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A Most Preferred Stepping Stone

Residential schools have a reputation for churning out not only academically superior graduates but also well-groomed and disciplined all-rounders

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Amitabh Bachchan, Omar Abdullah, Preity Zinta and Pawan Munjal have one thing in common — they studied in residential schools. And we all know how well they turned out. Residential schools ensure that all aspects of a student’s life are well catered to.

“This is the place where his innocence, curiosity, morality, energy and happiness are not killed,” says S. K. Sanyal, the principal of  B K Birla Centre For Education in Pune.

Life At Residential Schools
After an initial bout of homesickness and grappling with the nitty-gritty of daily life, students begin to enjoy the vibrancy that boarding schools offers. Twenty-three-year-old Aditya Malik of Nainital’s Sherwood School gives credit to his residential school for who he is today. “I joined Sherwood in third grade. The first year wasn’t easy, but the discipline the school fosters in an individual through the years is unmatchable,” he says.

Grooming and personality development are only some of the reasons for choosing residential schools. In today’s time, when most parents are both working, many prefer such schools for their children to watching them while away time on video games, sitting around their nannies.

“Parents with jobs that entail a lot of travelling prefer boarding spaces for their children, to give them stability and continuity that is needed for learning to happen seamlessly,” says Welham Girl’s School principal Padmini Sambasivam.

The absence of proper educational institutions in home districts also motivates parents to send their children away to get suitable all-round education. MBA student Suryvanshu Vasistha says, “In Jharkhand, there aren’t many good schools that offer holistic learning. So that was a big motivation for my parents to send me to Welham as early as in my first grade in 1998.”

While some opt for boarding schools for reasons mentioned above, many just follow the family tradition. The principal of Sai International Residential School, Sanjiv Bathla, himself is a product of residential schools, “My parents sent me to a boarding school at the age of five. I went on with my primary years at the Welham Boys and then The Doon School in Dehradun.  My children are also a product of Welham Girls and The Doon School.”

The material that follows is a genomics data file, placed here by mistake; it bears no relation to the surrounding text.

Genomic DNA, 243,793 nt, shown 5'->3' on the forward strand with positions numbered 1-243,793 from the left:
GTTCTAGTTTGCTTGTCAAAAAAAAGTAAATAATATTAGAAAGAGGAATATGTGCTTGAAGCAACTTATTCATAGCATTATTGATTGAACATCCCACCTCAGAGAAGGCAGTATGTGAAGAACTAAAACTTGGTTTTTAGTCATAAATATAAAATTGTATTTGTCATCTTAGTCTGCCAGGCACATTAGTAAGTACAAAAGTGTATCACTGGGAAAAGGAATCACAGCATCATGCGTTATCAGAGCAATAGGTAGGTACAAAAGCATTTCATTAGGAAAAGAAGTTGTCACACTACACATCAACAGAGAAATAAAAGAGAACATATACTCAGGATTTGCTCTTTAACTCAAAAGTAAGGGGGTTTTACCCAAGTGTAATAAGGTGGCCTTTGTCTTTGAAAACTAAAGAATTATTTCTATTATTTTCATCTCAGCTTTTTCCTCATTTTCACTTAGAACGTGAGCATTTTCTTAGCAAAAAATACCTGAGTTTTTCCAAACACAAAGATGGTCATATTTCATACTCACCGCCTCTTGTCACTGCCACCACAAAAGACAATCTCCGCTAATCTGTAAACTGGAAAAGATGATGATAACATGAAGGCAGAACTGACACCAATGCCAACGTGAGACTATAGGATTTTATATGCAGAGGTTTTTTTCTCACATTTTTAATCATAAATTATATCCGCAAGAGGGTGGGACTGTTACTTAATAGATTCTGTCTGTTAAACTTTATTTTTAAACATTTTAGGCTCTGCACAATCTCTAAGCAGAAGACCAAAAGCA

Education systems inspired by philosophers, pundits, gurus are common among residential schools in India. The Sahyadri School in Pune, in fact, draws inspiration from the teachings of philosopher Jiddu Krishnamurti. It also promotes handicrafts, music and drama learning. Such schools provide an alternative education system for students. In Odisha’s Sai International School, farming, kitchen gardening and cooking clubs have been big hits for years.

Bookish knowledge is only one aspect of education. Proper development of a child comes from encouraging participation in extra-curricular activities and enhancing his/ her individual skills. The Sherwood School has ‘seasons’ of different sports activities every month. All students are encouraged to indulge in the activity, which gives them an opportunity to discover their talent.

Ranjana Kanti, a mother of two says, “We sent both our children to boarding school for overall personality development and to make them independent. Unlike normal schools where academics is the main focus, boarding schools give equal importance to extra-curricular activities such as drama, debates and sports, as to academics.”

International Curriculum